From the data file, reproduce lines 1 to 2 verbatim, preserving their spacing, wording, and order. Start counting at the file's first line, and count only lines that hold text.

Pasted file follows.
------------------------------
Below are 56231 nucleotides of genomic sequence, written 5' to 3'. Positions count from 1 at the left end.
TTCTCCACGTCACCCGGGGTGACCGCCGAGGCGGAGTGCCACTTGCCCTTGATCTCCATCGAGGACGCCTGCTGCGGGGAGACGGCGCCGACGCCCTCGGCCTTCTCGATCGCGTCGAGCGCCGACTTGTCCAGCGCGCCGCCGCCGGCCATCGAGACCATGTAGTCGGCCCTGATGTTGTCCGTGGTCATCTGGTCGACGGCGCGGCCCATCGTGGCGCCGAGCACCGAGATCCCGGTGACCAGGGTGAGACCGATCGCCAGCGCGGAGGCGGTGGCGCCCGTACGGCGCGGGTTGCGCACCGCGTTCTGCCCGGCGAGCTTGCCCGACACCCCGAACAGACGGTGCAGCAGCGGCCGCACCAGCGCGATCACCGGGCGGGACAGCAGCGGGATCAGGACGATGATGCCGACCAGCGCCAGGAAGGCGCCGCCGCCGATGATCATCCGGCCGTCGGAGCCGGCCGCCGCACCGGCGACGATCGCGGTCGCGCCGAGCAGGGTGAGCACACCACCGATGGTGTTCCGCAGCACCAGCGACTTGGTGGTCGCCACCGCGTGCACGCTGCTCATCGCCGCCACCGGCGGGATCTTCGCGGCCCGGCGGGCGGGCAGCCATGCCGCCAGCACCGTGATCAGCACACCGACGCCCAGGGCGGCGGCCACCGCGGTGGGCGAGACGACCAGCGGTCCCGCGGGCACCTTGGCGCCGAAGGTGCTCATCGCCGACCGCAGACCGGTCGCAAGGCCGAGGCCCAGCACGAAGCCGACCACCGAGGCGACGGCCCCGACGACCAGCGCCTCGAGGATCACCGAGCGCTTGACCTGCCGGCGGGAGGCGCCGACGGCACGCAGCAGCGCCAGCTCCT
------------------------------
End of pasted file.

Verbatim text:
Below are 56231 nucleotides of genomic sequence, written 5' to 3'. Positions count from 1 at the left end.
TTCTCCACGTCACCCGGGGTGACCGCCGAGGCGGAGTGCCACTTGCCCTTGATCTCCATCGAGGACGCCTGCTGCGGGGAGACGGCGCCGACGCCCTCGGCCTTCTCGATCGCGTCGAGCGCCGACTTGTCCAGCGCGCCGCCGCCGGCCATCGAGACCATGTAGTCGGCCCTGATGTTGTCCGTGGTCATCTGGTCGACGGCGCGGCCCATCGTGGCGCCGAGCACCGAGATCCCGGTGACCAGGGTGAGACCGATCGCCAGCGCGGAGGCGGTGGCGCCCGTACGGCGCGGGTTGCGCACCGCGTTCTGCCCGGCGAGCTTGCCCGACACCCCGAACAGACGGTGCAGCAGCGGCCGCACCAGCGCGATCACCGGGCGGGACAGCAGCGGGATCAGGACGATGATGCCGACCAGCGCCAGGAAGGCGCCGCCGCCGATGATCATCCGGCCGTCGGAGCCGGCCGCCGCACCGGCGACGATCGCGGTCGCGCCGAGCAGGGTGAGCACACCACCGATGGTGTTCCGCAGCACCAGCGACTTGGTGGTCGCCACCGCGTGCACGCTGCTCATCGCCGCCACCGGCGGGATCTTCGCGGCCCGGCGGGCGGGCAGCCATGCCGCCAGCACCGTGATCAGCACACCGACGCCCAGGGCGGCGGCCACCGCGGTGGGCGAGACGACCAGCGGTCCCGCGGGCACCTTGGCGCCGAAGGTGCTCATCGCCGACCGCAGACCGGTCGCAAGGCCGAGGCCCAGCACGAAGCCGACCACCGAGGCGACGGCCCCGACGACCAGCGCCTCGAGGATCACCGAGCGCTTGACCTGCCGGCGGGAGGCGCCGACGGCACGCAGCAGCGCCAGCTCCT